Whether the indebtedness is public or private, it becomes a problem for the monetary union only if private creditors do not write off their losses on their own account, but socialise them. But that is exactly what happened: the debts of financial institutions, and of banks in particular, were socialised. The banks were able to do so because they knew that their systemic importance would give the European taxpayer no choice but to save them.
To put a stop to this game once and for all, the euro area needs a robust banking union. The single banking superviser must ensure that the banking sector has a solid capital base. The common bank restructuring mechanism must make creditors accountable: if banks suffer large losses, first shareholders must fill the gap, then subordinated bondholders, thereafter senior creditors and lastly the bank funds financed by the banks themselves. Only when these options have been exhausted, should there be resort to the European taxpayer.
In principle, the European Council recognised all of this in the summer of 2012. But we predict that implementation will fail by the spring of 2014. As of May 2014, the European Single Supervisory Mechanism will perform stress tests and should show the red card to ailing banks. But how will this work, if no one knows how banks are to be recapitalised or liquidated in an emergency? Without a resolution mechanism, the supervisors will continue to sweep bank balance sheet problems under the carpet and Europe will face a Japanese-style decade of economic stagnation. Time is pressing. The 2014 European elections must not be an excuse for delaying solutions to the structural problems in the euro area.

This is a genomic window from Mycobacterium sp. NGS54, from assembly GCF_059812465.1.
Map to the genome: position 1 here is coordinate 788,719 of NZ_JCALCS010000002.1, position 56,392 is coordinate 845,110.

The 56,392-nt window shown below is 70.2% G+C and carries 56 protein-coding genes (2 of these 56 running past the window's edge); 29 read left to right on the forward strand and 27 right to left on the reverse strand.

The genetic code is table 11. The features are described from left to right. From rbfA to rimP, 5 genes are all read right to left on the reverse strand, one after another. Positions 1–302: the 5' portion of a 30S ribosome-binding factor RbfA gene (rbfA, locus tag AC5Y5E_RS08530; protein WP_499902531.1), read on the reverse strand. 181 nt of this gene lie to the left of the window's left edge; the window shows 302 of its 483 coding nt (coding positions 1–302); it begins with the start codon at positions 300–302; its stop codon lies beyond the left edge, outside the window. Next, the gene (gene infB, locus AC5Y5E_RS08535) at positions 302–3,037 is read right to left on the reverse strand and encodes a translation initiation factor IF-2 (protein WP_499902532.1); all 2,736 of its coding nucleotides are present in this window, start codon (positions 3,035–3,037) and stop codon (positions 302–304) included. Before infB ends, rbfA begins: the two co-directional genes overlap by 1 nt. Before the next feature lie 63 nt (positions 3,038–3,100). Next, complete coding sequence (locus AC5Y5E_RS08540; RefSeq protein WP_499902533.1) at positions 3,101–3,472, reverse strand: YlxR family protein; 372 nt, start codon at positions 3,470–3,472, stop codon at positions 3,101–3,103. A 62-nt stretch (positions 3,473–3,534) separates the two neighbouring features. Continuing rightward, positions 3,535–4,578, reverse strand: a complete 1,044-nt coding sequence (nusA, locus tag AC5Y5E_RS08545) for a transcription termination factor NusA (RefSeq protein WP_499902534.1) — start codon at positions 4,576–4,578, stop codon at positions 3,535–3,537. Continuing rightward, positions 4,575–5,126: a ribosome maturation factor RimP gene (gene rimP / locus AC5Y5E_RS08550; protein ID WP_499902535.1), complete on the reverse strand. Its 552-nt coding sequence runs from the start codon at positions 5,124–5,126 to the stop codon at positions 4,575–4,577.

Responsibility and solidarity go hand in hand
The responsibility of member states entails the responsibility of their taxpayers. It is therefore inevitable that taxpayers will have to shoulder a large share of the burdens of the crisis, and suffer painful reforms. But the limit of responsibility when livelihoods are threatened. If in Greece, Portugal or Spain, a whole generation is deprived of their chance to live a productive life, it is not just a Greek, Portuguese or Spanish problem, but one that affects us all as citizens of the EU.
The monetary union cannot be permanently stable without a controlled transfer mechanism. Situations in which a euro-area country suffers an acute liquidity emergency and is forced to enact draconian austerity measures on its population must remain exceptional. To prevent such extremes, we need a euro-area insurance mechanism to cushion the fiscal consequences of a dramatic economic downturn. The euro area could therefore establish a common unemployment insurance system, to complement national systems; all countries that organise their labour market in line with the needs of the monetary union could be eligible for participation. This would create a mechanism to counteract deep recessions with automatic European stabilisers. Thus, the macro-economic cohesion of the euro area could be strengthened and the integration of the European labour market accelerated.